Last month the President announced that he would no longer enforce U.S. immigration law. Instead he would actively shield illegal immigrants from deportation and issue work authorizations for about 5 million now ineligible to hold jobs.
During the first six years of his presidency, Mr. Obama made over a dozen statements noting that he simply did not have the authority to… well, act the way he has now acted. In the past, he observed that, being neither “king” nor “emperor,” he couldn’t just do whatever he wanted on immigration.
That changed with his royal proclamation of executive amnesty for 5 million.
As an immigration policy, this is about as counterproductive as it gets. It will encourage another, larger wave of illegal immigration. It also ensures that additional homeland security resources will have to be redirected to help quell the stampede for the borders and process amnesty applications for as many as 5 million unlawful immigrants. Those resources will come at the expense of other homeland security priorities, such as combatting terrorism, reforming FEMA, and improving cybersecurity.
While the policy ramifications are indeed bleak, what President Obama did last month creates an even greater threat, by setting a dangerous precedent for future executive action. If the President can choose to ignore duly enacted law and create his own laws from thin air—without and in spite of Congress— then other areas of our law are also optional for this or future Presidents. That prospect should frighten Americans of all political stripes.
Those who believe in taxing capital gains can now imagine a future Republican president announcing that, since there aren’t enough IRS agents to enforce all our tax laws, the president is officially granting protection from prosecution to individuals who don’t pay their capital gains taxes. Using only his “prosecutorial discretion,” that president will have effectively cut tax rates on the rich and owners of stock. When asked about this hypothetical, President Obama couldn’t logically rebut it.
Environmentalists might ponder a future President from an energy-producing state. Since the EPA has limited resources, he might order the agency to stop enforcing environmental laws against coal or oil activities. Meanwhile, he could issue an official order of protection from regulation for any fossil-fuel producers and consumers who apply for one.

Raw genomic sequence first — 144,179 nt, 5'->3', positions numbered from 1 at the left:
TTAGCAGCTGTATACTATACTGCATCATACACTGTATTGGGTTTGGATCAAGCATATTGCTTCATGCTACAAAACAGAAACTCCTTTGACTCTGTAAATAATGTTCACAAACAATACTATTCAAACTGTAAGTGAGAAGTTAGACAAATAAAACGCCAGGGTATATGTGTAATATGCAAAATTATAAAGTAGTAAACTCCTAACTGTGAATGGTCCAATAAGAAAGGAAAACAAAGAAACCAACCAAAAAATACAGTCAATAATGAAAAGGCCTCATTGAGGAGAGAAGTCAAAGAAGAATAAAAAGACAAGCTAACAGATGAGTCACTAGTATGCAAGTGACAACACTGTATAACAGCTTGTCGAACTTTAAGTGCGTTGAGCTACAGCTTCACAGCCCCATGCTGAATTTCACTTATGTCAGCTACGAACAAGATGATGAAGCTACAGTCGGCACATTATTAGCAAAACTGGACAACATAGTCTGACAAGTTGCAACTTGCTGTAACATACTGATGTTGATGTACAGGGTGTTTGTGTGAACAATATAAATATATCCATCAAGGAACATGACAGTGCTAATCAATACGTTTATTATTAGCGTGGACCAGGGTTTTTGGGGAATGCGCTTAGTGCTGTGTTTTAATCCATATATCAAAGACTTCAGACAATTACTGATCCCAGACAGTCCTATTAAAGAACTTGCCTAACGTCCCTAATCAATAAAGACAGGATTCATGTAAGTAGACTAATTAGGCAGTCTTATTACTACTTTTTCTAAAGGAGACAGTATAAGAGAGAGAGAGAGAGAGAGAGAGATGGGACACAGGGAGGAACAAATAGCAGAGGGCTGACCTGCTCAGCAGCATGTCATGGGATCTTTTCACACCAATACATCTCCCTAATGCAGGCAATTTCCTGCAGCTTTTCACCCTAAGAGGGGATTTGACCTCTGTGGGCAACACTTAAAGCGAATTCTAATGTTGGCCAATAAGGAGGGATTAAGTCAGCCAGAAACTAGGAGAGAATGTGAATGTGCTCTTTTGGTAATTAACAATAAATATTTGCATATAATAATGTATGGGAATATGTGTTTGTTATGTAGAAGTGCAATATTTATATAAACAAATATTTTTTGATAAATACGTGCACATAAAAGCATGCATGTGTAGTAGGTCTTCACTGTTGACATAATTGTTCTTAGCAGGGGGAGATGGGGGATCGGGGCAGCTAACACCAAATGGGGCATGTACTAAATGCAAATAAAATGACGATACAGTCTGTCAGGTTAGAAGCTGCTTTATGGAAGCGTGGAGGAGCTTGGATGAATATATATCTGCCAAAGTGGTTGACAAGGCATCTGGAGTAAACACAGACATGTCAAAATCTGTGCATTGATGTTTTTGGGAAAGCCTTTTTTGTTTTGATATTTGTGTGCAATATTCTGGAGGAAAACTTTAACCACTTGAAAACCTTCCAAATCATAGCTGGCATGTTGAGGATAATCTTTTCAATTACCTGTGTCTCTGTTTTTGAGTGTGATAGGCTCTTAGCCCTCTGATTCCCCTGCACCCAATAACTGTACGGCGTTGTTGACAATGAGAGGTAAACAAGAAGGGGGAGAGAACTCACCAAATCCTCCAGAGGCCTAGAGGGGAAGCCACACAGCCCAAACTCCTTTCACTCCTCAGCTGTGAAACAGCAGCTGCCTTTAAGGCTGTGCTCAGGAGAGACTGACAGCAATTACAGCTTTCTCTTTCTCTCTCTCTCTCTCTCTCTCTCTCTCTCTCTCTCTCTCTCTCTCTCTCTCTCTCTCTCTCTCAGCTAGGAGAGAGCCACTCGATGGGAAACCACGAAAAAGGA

Libertarians might think about a future President who decides privacy laws aren’t worth enforcing. Moreover, any government official would be free to violate the privacy of others, so long as he remembers to get a dispensation of protection from the White House.
Fans of Obamacare should remember critical funding and the linchpin of the law could be eliminated if a future President ordered the IRS not to enforce the penalty for individuals who choose not to buy insurance. Same goes for the employer mandate, various insurance regulations, and many of the other taxes in Obamacare, including the medical device tax. All of them could be effectively eliminated by the stroke of an imperial president’s pen.
Even if you don’t care about these issues, it shouldn’t be too hard to think of some law that you do like. And if these examples seem ridiculous, that’s the point. They are ridiculous; they clearly contradict the letter and spirit of existing laws, and they are identical in reasoning to President Obama’s executive action on immigration. That’s why legal experts and political analysts from both sides of the aisle have slammed this action.
You may support amnesty, and that’s fine. In fact, it’s good for Americans to be able to disagree and have our diverse ideas debated in an open society and within the halls of Congress. I personally believe that President Obama’s action is full of bad policies. But all Americans should agree that his unilateral action usurps too much power to the executive branch—and that imbalance of power is detrimental to the rule of law and all our liberties.
- David Inserra is a research associate at The Heritage Foundation specializing in homeland security and cybersecurity issues.
Originally appeared in the Austin American-Statesman